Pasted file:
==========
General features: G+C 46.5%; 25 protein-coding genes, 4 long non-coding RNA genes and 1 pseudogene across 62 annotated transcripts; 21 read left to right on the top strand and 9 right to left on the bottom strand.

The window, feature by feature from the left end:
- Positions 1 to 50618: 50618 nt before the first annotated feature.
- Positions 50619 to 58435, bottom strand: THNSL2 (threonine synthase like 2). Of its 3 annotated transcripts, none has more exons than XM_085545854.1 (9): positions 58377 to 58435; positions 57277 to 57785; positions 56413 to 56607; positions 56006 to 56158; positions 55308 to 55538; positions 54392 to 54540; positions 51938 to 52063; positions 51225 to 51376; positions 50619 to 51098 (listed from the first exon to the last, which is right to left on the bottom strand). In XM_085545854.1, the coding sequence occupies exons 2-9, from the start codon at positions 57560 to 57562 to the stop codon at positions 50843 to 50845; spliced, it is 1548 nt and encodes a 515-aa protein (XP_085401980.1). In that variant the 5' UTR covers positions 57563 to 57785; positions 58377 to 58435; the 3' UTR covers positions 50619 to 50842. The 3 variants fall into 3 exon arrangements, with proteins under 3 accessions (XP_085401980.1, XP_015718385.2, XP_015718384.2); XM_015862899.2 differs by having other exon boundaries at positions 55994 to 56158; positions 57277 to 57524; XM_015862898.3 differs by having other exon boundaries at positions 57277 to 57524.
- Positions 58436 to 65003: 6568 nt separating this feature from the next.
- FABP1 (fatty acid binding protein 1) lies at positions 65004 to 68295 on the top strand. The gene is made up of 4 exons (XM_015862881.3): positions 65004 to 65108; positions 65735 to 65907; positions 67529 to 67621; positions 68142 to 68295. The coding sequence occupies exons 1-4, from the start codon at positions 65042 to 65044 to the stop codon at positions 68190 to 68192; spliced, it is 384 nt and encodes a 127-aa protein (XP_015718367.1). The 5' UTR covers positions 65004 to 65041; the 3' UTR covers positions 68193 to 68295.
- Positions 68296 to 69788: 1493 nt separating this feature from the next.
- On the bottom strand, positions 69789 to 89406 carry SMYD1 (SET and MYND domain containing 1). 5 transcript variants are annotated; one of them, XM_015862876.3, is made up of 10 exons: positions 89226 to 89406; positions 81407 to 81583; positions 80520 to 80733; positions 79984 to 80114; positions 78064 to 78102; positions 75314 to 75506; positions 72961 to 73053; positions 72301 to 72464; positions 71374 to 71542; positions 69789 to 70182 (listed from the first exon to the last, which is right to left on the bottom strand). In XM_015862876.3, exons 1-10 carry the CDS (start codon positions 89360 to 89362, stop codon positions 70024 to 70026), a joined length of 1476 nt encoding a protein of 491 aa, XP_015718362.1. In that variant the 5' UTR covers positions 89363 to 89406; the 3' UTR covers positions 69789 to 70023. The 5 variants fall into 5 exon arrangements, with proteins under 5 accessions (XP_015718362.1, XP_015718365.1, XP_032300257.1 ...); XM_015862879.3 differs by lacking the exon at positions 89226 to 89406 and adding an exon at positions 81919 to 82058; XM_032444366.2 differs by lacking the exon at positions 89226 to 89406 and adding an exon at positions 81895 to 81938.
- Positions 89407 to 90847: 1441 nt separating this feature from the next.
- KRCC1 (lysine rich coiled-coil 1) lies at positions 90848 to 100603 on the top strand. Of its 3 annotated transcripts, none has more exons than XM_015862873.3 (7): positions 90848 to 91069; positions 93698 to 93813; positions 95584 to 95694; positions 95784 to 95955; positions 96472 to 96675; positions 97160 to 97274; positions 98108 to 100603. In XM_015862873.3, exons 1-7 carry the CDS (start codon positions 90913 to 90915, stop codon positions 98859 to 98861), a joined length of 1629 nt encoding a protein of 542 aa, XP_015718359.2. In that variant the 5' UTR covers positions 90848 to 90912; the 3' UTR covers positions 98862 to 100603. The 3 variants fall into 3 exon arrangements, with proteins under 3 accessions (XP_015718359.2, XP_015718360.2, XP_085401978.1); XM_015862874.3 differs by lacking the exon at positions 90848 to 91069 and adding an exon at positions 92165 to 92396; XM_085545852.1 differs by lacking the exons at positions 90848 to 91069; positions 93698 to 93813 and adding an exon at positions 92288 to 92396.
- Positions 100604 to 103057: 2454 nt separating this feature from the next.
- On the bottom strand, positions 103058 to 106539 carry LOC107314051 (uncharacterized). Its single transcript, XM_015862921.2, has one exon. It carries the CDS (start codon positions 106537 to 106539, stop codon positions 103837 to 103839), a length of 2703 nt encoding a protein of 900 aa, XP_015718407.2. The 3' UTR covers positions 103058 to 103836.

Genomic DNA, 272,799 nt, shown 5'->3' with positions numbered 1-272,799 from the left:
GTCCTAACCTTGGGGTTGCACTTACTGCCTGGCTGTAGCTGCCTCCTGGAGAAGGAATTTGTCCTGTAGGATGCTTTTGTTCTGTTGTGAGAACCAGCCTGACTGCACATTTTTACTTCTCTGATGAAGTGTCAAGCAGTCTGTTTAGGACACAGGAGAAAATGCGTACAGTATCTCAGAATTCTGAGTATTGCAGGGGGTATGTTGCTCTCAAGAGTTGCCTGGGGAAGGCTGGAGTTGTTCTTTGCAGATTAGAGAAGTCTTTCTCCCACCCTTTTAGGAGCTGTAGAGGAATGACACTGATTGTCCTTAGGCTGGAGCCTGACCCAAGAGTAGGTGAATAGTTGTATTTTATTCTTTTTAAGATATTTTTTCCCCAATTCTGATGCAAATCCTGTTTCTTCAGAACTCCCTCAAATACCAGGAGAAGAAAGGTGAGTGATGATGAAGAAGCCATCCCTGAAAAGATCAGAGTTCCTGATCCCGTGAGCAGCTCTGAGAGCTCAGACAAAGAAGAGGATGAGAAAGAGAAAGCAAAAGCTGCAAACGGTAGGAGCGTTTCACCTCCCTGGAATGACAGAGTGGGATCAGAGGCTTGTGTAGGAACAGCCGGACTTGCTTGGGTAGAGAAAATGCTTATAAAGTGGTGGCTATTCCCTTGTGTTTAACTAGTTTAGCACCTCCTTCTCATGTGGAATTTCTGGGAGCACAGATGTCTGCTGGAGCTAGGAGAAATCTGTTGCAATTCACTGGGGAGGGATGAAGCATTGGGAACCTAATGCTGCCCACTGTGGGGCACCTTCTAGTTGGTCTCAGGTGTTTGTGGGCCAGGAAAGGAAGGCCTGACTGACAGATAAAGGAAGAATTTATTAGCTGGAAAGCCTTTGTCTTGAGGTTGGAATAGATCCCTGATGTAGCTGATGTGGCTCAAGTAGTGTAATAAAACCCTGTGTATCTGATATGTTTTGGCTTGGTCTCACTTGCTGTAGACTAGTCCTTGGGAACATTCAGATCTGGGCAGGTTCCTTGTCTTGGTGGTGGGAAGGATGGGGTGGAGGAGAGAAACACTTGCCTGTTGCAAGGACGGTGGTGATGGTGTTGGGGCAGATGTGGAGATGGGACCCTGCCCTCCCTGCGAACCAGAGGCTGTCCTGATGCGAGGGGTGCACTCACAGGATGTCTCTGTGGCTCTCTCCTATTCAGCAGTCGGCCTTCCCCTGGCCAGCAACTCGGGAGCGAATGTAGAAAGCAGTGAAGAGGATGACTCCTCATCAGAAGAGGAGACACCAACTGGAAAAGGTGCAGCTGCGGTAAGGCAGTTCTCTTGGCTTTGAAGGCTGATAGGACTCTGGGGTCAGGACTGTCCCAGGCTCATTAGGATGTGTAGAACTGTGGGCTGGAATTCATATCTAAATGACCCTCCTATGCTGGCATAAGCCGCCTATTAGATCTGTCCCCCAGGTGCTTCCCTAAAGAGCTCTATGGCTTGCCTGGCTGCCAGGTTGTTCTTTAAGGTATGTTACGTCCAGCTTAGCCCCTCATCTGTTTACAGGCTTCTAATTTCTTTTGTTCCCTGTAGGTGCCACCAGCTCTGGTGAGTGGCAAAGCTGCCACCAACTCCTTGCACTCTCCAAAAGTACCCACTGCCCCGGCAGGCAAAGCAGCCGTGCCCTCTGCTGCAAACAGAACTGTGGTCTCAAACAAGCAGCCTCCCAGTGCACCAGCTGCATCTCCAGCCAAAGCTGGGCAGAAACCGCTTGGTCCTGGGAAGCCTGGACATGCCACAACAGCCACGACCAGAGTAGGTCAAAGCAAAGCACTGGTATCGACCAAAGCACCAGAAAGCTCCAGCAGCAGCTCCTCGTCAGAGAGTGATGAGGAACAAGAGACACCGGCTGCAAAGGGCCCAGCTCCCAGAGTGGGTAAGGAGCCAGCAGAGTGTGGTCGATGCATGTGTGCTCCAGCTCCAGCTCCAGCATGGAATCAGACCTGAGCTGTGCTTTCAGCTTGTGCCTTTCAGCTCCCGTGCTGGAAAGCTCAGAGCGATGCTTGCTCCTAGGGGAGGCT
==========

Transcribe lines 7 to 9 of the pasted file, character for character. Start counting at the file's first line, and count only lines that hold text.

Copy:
- Positions 68296 to 69788: 1493 nt separating this feature from the next.
- On the bottom strand, positions 69789 to 89406 carry SMYD1 (SET and MYND domain containing 1). 5 transcript variants are annotated; one of them, XM_015862876.3, is made up of 10 exons: positions 89226 to 89406; positions 81407 to 81583; positions 80520 to 80733; positions 79984 to 80114; positions 78064 to 78102; positions 75314 to 75506; positions 72961 to 73053; positions 72301 to 72464; positions 71374 to 71542; positions 69789 to 70182 (listed from the first exon to the last, which is right to left on the bottom strand). In XM_015862876.3, exons 1-10 carry the CDS (start codon positions 89360 to 89362, stop codon positions 70024 to 70026), a joined length of 1476 nt encoding a protein of 491 aa, XP_015718362.1. In that variant the 5' UTR covers positions 89363 to 89406; the 3' UTR covers positions 69789 to 70023. The 5 variants fall into 5 exon arrangements, with proteins under 5 accessions (XP_015718362.1, XP_015718365.1, XP_032300257.1 ...); XM_015862879.3 differs by lacking the exon at positions 89226 to 89406 and adding an exon at positions 81919 to 82058; XM_032444366.2 differs by lacking the exon at positions 89226 to 89406 and adding an exon at positions 81895 to 81938.
- Positions 89407 to 90847: 1441 nt separating this feature from the next.